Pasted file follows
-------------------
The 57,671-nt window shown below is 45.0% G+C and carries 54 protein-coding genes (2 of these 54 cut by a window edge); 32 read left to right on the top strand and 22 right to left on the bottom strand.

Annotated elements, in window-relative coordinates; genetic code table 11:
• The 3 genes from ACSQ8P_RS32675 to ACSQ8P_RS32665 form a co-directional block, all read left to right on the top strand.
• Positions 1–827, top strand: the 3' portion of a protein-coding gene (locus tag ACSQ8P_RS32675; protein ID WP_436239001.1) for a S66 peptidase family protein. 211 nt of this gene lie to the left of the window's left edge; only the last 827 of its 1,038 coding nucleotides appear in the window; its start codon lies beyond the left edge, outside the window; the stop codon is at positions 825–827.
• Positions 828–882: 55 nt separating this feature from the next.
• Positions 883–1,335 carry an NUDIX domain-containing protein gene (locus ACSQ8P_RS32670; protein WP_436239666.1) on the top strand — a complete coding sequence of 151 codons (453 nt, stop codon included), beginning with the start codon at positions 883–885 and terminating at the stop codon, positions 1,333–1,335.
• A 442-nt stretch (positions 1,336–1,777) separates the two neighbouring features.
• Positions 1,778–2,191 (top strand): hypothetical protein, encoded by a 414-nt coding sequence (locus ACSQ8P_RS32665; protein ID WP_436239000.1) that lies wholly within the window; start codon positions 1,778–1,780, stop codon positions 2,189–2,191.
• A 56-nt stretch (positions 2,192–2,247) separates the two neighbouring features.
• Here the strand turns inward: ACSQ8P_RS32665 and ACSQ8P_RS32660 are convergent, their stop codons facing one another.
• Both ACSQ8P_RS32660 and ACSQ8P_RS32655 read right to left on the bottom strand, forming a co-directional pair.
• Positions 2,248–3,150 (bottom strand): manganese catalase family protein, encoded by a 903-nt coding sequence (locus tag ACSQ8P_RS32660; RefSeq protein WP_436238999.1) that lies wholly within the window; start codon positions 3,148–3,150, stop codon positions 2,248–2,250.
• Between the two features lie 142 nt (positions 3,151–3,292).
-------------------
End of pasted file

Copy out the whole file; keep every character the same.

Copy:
The 57,671-nt window shown below is 45.0% G+C and carries 54 protein-coding genes (2 of these 54 cut by a window edge); 32 read left to right on the top strand and 22 right to left on the bottom strand.

Annotated elements, in window-relative coordinates; genetic code table 11:
• The 3 genes from ACSQ8P_RS32675 to ACSQ8P_RS32665 form a co-directional block, all read left to right on the top strand.
• Positions 1–827, top strand: the 3' portion of a protein-coding gene (locus tag ACSQ8P_RS32675; protein ID WP_436239001.1) for a S66 peptidase family protein. 211 nt of this gene lie to the left of the window's left edge; only the last 827 of its 1,038 coding nucleotides appear in the window; its start codon lies beyond the left edge, outside the window; the stop codon is at positions 825–827.
• Positions 828–882: 55 nt separating this feature from the next.
• Positions 883–1,335 carry an NUDIX domain-containing protein gene (locus ACSQ8P_RS32670; protein WP_436239666.1) on the top strand — a complete coding sequence of 151 codons (453 nt, stop codon included), beginning with the start codon at positions 883–885 and terminating at the stop codon, positions 1,333–1,335.
• A 442-nt stretch (positions 1,336–1,777) separates the two neighbouring features.
• Positions 1,778–2,191 (top strand): hypothetical protein, encoded by a 414-nt coding sequence (locus ACSQ8P_RS32665; protein ID WP_436239000.1) that lies wholly within the window; start codon positions 1,778–1,780, stop codon positions 2,189–2,191.
• A 56-nt stretch (positions 2,192–2,247) separates the two neighbouring features.
• Here the strand turns inward: ACSQ8P_RS32665 and ACSQ8P_RS32660 are convergent, their stop codons facing one another.
• Both ACSQ8P_RS32660 and ACSQ8P_RS32655 read right to left on the bottom strand, forming a co-directional pair.
• Positions 2,248–3,150 (bottom strand): manganese catalase family protein, encoded by a 903-nt coding sequence (locus tag ACSQ8P_RS32660; RefSeq protein WP_436238999.1) that lies wholly within the window; start codon positions 3,148–3,150, stop codon positions 2,248–2,250.
• Between the two features lie 142 nt (positions 3,151–3,292).